Barack Obama. Picture: AFP
President Barack Obama is counting on former President Bill Clinton and Bruce Springsteen, top surrogates for his campaign, to carry his message. But he also has enlisted an army of A-list performers and public figures -- from Lady Gaga to Billie Jean King, from Jay-Z to Crosby, Stills and Nash - to promote his re-election.
The Obama campaign provided a who's-who of 181 actors, musicians, authors, athletes, mayors, Congress members, and more that fit any and all demographic groups in the president's target zone.
All are being deployed to carry his message to television and radio in the waning days of a nip-and-tuck campaign.
On Saturday, Stevie Wonder played an unannounced concert for voters waiting in line to vote early in Cleveland. Wonder opened a rally for Obama by rocking the arena at the University of Cincinnati with a rendition of "Keep on Running."
Stevie Wonder. Picture: AFP
Songwriter John Legend, actor Laurence Fishburne, and congressman and civil rights hero John Lewis, D-Ga., were among those who went to Ohio to lead a "Souls to the Polls" effort with local churches.
The list includes some of Hollywood's big names - Samuel L. Jackson, Anne Hathaway, and Scarlett Johansson - who were talking to Top 40 radio stations. Jackson and comedian Chris Rock were on stations with primarily African American audiences urging voters to go to the polls Tuesday.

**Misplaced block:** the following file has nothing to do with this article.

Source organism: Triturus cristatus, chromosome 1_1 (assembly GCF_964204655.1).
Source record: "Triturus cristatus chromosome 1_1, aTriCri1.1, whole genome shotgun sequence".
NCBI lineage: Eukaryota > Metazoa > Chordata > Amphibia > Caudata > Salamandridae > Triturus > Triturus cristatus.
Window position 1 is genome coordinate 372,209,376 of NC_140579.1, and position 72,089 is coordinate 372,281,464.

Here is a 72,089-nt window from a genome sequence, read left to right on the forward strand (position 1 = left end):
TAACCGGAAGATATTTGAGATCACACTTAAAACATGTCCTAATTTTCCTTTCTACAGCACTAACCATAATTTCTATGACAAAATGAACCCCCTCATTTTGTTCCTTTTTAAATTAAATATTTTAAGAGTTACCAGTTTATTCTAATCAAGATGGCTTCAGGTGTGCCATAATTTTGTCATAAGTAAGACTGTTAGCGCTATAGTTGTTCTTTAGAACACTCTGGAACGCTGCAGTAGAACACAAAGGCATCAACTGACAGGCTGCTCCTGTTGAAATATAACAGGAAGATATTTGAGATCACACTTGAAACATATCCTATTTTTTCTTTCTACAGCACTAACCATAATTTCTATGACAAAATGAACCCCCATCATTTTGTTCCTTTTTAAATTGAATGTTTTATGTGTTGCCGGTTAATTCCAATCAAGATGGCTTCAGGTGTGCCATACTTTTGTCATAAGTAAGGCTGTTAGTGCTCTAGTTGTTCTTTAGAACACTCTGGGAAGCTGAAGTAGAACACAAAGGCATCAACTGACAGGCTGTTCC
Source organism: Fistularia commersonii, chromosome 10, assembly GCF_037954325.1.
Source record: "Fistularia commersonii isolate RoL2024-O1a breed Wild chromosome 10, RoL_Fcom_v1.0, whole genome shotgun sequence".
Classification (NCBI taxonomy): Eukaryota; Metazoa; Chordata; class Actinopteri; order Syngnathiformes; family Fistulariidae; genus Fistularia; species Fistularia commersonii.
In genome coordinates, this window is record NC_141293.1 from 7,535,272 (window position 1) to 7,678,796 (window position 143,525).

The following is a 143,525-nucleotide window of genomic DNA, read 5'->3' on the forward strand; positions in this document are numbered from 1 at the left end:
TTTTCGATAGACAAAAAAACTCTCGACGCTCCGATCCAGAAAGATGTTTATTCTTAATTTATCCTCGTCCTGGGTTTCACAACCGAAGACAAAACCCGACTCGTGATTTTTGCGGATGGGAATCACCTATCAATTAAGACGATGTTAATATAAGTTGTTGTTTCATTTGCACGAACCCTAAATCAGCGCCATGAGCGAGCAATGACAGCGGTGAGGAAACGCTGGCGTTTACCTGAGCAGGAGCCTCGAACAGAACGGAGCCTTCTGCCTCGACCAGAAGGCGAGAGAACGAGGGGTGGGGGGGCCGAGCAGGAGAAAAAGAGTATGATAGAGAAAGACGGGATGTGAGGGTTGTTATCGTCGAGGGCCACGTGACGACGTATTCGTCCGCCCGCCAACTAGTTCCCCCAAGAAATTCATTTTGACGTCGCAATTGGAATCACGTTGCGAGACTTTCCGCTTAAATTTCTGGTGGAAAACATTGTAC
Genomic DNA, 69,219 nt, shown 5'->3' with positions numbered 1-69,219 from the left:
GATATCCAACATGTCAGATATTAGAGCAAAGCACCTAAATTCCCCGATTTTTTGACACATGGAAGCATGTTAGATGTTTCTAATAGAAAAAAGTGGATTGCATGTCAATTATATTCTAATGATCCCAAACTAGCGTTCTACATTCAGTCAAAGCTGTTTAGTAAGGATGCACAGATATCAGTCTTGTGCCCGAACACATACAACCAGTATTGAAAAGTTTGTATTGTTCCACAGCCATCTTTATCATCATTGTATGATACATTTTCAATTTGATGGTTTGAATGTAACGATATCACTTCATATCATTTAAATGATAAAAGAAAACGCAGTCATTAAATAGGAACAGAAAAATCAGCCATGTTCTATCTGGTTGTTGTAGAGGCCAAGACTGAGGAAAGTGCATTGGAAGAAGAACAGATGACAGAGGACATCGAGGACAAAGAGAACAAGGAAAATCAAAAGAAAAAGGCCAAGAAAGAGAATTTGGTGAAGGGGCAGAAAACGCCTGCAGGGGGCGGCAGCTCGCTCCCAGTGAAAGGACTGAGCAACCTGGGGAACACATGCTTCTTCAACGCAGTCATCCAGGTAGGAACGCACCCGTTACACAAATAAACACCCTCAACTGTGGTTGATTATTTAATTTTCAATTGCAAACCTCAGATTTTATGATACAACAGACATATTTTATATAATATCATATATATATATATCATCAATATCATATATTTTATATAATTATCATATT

Danny DeVito and members of the FX sitcom "It's Always Sunny in Philadelphia" have canvassed neighborhoods in Wisconsin, made phone calls and visited colleges in the state.
Others on the Obama list include Black Eyed Peas' front man Will.i.am and rock band leaders such as Jim James of My Morning Jacket and Jeff Tweedy of Wilco.
Celebrity sells. Now it remains to be seen if voters buy.
Katy Perry wears her ballot at Obama rally
Perry gave a free concert at a park in a historically minority neighborhood just northwest of downtown Las Vegas to screaming fans, the same time Air Force One landed at McCarran International Airport across town.
Obama later told the crowd, "I believe in you. I need you to keep believing in me."
The Las Vegas campaign event drew more than 10,000 people, according to fire officials and organizers, with long lines still on sidewalks during Perry's 30-minute performance before Obama arrived.
Katy Perry wearing her ballot. Picture: AFP
The singer opened with a rendition of Al Green's soul hit, "Let's Stay Together," and played five songs, including "Teenage Dream," before ending with a thumping bass drum version of "Firework."
Perry, who recently also played a free concert at an Obama event in Los Angeles, paused before the last song Wednesday to exhort people in the Las Vegas crowd to vote early.
"Don't wait. Go tomorrow," she said. "How many of you are 18 here? It's going to be your first time, right?"